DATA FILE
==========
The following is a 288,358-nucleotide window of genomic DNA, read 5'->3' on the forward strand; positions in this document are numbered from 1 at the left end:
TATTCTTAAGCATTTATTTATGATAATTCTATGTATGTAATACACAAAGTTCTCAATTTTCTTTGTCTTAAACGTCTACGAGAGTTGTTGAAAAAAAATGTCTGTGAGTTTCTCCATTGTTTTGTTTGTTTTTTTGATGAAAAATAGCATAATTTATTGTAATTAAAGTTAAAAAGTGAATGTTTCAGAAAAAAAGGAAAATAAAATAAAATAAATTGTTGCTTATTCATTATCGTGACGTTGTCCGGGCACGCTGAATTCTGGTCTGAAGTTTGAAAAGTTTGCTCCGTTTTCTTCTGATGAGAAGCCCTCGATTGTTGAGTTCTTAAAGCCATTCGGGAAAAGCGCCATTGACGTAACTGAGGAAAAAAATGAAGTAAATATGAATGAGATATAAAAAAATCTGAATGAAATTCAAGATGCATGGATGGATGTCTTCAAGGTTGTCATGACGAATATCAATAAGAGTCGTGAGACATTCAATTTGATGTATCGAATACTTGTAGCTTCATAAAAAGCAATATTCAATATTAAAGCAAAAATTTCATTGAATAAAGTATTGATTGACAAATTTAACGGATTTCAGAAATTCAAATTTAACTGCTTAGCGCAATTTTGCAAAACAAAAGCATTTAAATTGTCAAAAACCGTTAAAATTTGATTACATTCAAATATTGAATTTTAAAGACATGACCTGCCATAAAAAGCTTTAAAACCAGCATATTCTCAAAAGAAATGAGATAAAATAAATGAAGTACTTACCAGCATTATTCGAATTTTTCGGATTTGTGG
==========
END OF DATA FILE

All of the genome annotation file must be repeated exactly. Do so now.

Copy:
The following is a 288,358-nucleotide window of genomic DNA, read 5'->3' on the forward strand; positions in this document are numbered from 1 at the left end:
TATTCTTAAGCATTTATTTATGATAATTCTATGTATGTAATACACAAAGTTCTCAATTTTCTTTGTCTTAAACGTCTACGAGAGTTGTTGAAAAAAAATGTCTGTGAGTTTCTCCATTGTTTTGTTTGTTTTTTTGATGAAAAATAGCATAATTTATTGTAATTAAAGTTAAAAAGTGAATGTTTCAGAAAAAAAGGAAAATAAAATAAAATAAATTGTTGCTTATTCATTATCGTGACGTTGTCCGGGCACGCTGAATTCTGGTCTGAAGTTTGAAAAGTTTGCTCCGTTTTCTTCTGATGAGAAGCCCTCGATTGTTGAGTTCTTAAAGCCATTCGGGAAAAGCGCCATTGACGTAACTGAGGAAAAAAATGAAGTAAATATGAATGAGATATAAAAAAATCTGAATGAAATTCAAGATGCATGGATGGATGTCTTCAAGGTTGTCATGACGAATATCAATAAGAGTCGTGAGACATTCAATTTGATGTATCGAATACTTGTAGCTTCATAAAAAGCAATATTCAATATTAAAGCAAAAATTTCATTGAATAAAGTATTGATTGACAAATTTAACGGATTTCAGAAATTCAAATTTAACTGCTTAGCGCAATTTTGCAAAACAAAAGCATTTAAATTGTCAAAAACCGTTAAAATTTGATTACATTCAAATATTGAATTTTAAAGACATGACCTGCCATAAAAAGCTTTAAAACCAGCATATTCTCAAAAGAAATGAGATAAAATAAATGAAGTACTTACCAGCATTATTCGAATTTTTCGGATTTGTGG